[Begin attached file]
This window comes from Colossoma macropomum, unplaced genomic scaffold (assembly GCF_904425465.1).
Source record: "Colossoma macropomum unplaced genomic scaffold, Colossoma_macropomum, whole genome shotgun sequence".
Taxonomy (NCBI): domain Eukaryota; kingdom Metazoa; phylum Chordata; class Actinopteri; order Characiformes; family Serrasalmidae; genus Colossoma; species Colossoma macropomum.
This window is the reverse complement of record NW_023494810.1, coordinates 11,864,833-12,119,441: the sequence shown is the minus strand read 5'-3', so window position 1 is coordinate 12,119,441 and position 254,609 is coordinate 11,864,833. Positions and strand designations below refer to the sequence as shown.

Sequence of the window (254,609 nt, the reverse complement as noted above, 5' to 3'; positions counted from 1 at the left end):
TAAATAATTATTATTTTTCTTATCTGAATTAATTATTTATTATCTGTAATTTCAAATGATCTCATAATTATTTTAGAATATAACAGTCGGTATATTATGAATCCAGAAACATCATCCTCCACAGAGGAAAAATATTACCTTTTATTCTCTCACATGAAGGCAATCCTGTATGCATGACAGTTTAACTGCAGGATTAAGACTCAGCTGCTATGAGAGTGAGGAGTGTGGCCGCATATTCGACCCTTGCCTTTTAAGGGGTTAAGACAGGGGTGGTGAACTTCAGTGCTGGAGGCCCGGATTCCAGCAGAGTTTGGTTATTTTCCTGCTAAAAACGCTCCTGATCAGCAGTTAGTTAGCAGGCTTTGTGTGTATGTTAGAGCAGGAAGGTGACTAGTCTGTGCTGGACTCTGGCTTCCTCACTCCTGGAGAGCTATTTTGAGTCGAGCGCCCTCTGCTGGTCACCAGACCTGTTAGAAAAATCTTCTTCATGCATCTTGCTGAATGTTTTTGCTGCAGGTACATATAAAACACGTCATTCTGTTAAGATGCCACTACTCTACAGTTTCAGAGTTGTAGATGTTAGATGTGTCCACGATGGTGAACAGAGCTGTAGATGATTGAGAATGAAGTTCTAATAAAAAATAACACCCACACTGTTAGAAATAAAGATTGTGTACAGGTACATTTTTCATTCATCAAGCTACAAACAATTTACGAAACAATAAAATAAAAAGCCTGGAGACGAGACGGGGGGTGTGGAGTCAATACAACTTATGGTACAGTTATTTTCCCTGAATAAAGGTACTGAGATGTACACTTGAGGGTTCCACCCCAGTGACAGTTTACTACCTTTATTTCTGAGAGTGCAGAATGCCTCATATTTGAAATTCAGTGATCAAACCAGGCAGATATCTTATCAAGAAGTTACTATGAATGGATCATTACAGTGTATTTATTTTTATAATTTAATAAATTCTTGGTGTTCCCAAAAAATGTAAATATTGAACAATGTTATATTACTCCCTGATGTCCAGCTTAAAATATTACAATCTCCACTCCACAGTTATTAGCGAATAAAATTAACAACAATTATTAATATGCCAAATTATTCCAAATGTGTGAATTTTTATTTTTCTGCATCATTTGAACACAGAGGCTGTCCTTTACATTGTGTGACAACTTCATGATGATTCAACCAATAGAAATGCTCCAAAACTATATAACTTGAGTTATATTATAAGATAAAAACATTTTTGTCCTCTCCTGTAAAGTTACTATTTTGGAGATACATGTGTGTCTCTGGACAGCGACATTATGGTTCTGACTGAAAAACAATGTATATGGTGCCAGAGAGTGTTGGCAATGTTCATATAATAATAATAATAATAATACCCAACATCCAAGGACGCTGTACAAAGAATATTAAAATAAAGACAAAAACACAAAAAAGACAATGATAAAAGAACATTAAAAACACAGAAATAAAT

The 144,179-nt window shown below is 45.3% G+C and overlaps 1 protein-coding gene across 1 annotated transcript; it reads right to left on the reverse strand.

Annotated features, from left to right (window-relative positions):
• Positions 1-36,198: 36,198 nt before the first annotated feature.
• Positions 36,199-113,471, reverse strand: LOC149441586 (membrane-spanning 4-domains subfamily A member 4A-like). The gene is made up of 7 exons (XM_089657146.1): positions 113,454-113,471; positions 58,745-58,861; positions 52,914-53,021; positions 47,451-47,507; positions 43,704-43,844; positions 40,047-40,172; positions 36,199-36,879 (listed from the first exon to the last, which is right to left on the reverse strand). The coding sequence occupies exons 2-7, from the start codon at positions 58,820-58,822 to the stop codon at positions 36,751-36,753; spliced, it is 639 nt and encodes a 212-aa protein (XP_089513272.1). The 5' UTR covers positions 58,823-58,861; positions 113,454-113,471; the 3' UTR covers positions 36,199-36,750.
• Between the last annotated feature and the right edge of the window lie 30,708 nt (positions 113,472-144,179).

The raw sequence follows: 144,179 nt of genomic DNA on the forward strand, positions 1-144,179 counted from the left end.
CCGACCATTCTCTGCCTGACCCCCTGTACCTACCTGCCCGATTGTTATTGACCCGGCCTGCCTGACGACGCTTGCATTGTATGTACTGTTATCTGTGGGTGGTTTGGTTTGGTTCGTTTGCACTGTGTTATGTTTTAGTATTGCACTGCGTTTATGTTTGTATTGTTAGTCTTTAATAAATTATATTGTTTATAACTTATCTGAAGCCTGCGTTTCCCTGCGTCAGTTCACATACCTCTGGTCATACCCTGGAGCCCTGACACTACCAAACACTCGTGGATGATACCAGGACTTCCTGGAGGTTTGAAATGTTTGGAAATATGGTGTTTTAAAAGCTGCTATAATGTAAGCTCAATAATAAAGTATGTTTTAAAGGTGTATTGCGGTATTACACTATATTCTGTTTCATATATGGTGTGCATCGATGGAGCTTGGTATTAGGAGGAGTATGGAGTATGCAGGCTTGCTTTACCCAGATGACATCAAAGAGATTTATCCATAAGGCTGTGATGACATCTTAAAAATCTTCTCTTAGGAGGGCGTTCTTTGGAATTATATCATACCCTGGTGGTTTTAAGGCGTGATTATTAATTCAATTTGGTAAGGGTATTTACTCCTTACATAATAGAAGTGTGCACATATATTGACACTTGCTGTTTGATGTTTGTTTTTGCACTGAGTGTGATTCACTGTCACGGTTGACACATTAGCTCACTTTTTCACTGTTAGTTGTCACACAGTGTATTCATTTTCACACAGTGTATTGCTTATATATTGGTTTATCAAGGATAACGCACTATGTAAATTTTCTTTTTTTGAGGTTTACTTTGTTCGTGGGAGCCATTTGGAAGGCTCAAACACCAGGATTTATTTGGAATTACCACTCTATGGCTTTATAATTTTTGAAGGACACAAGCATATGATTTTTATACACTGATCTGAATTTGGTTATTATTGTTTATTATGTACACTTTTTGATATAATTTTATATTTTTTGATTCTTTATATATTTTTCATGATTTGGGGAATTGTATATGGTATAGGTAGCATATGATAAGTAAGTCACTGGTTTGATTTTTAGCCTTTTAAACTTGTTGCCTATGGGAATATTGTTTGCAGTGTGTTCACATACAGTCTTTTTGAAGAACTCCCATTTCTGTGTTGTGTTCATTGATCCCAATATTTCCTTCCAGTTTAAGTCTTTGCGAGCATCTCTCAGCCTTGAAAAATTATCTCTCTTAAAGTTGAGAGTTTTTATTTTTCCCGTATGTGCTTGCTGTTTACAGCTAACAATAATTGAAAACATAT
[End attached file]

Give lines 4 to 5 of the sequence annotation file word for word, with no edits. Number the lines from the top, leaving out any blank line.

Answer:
This window is the reverse complement of record NW_023494810.1, coordinates 11,864,833-12,119,441: the sequence shown is the minus strand read 5'-3', so window position 1 is coordinate 12,119,441 and position 254,609 is coordinate 11,864,833. Positions and strand designations below refer to the sequence as shown.

Sequence of the window (254,609 nt, the reverse complement as noted above, 5' to 3'; positions counted from 1 at the left end):